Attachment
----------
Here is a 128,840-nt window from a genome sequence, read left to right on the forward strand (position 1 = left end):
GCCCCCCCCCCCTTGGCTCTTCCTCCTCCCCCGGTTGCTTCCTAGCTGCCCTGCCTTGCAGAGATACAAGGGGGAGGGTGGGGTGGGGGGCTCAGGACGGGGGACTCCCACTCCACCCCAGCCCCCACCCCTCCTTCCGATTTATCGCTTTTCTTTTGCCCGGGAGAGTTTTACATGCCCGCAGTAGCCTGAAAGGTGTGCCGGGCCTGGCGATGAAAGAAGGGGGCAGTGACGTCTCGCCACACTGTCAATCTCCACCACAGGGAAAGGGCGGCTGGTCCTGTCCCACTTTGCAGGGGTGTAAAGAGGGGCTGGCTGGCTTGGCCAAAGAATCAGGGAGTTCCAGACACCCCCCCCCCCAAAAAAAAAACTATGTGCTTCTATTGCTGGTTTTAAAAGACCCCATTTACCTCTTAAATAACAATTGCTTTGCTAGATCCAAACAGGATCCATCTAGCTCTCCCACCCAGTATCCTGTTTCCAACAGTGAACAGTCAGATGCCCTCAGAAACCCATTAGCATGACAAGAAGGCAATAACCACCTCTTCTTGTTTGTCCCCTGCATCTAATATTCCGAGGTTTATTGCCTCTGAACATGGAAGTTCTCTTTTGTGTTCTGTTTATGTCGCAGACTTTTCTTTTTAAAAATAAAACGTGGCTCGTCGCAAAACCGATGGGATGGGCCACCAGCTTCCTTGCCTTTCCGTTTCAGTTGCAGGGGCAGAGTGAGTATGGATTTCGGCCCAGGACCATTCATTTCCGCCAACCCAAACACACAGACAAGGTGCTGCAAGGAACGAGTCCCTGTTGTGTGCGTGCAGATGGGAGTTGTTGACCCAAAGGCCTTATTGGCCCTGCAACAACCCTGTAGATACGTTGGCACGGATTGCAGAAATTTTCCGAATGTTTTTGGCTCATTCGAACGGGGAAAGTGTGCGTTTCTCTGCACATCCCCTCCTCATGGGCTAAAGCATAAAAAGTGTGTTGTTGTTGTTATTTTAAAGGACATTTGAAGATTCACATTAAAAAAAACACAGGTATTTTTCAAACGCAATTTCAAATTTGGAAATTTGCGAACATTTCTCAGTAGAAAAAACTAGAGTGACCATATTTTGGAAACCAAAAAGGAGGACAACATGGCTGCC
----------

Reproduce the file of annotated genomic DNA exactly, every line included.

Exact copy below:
Here is a 128,840-nt window from a genome sequence, read left to right on the forward strand (position 1 = left end):
GCCCCCCCCCCCTTGGCTCTTCCTCCTCCCCCGGTTGCTTCCTAGCTGCCCTGCCTTGCAGAGATACAAGGGGGAGGGTGGGGTGGGGGGCTCAGGACGGGGGACTCCCACTCCACCCCAGCCCCCACCCCTCCTTCCGATTTATCGCTTTTCTTTTGCCCGGGAGAGTTTTACATGCCCGCAGTAGCCTGAAAGGTGTGCCGGGCCTGGCGATGAAAGAAGGGGGCAGTGACGTCTCGCCACACTGTCAATCTCCACCACAGGGAAAGGGCGGCTGGTCCTGTCCCACTTTGCAGGGGTGTAAAGAGGGGCTGGCTGGCTTGGCCAAAGAATCAGGGAGTTCCAGACACCCCCCCCCCCAAAAAAAAAACTATGTGCTTCTATTGCTGGTTTTAAAAGACCCCATTTACCTCTTAAATAACAATTGCTTTGCTAGATCCAAACAGGATCCATCTAGCTCTCCCACCCAGTATCCTGTTTCCAACAGTGAACAGTCAGATGCCCTCAGAAACCCATTAGCATGACAAGAAGGCAATAACCACCTCTTCTTGTTTGTCCCCTGCATCTAATATTCCGAGGTTTATTGCCTCTGAACATGGAAGTTCTCTTTTGTGTTCTGTTTATGTCGCAGACTTTTCTTTTTAAAAATAAAACGTGGCTCGTCGCAAAACCGATGGGATGGGCCACCAGCTTCCTTGCCTTTCCGTTTCAGTTGCAGGGGCAGAGTGAGTATGGATTTCGGCCCAGGACCATTCATTTCCGCCAACCCAAACACACAGACAAGGTGCTGCAAGGAACGAGTCCCTGTTGTGTGCGTGCAGATGGGAGTTGTTGACCCAAAGGCCTTATTGGCCCTGCAACAACCCTGTAGATACGTTGGCACGGATTGCAGAAATTTTCCGAATGTTTTTGGCTCATTCGAACGGGGAAAGTGTGCGTTTCTCTGCACATCCCCTCCTCATGGGCTAAAGCATAAAAAGTGTGTTGTTGTTGTTATTTTAAAGGACATTTGAAGATTCACATTAAAAAAAACACAGGTATTTTTCAAACGCAATTTCAAATTTGGAAATTTGCGAACATTTCTCAGTAGAAAAAACTAGAGTGACCATATTTTGGAAACCAAAAAGGAGGACAACATGGCTGCC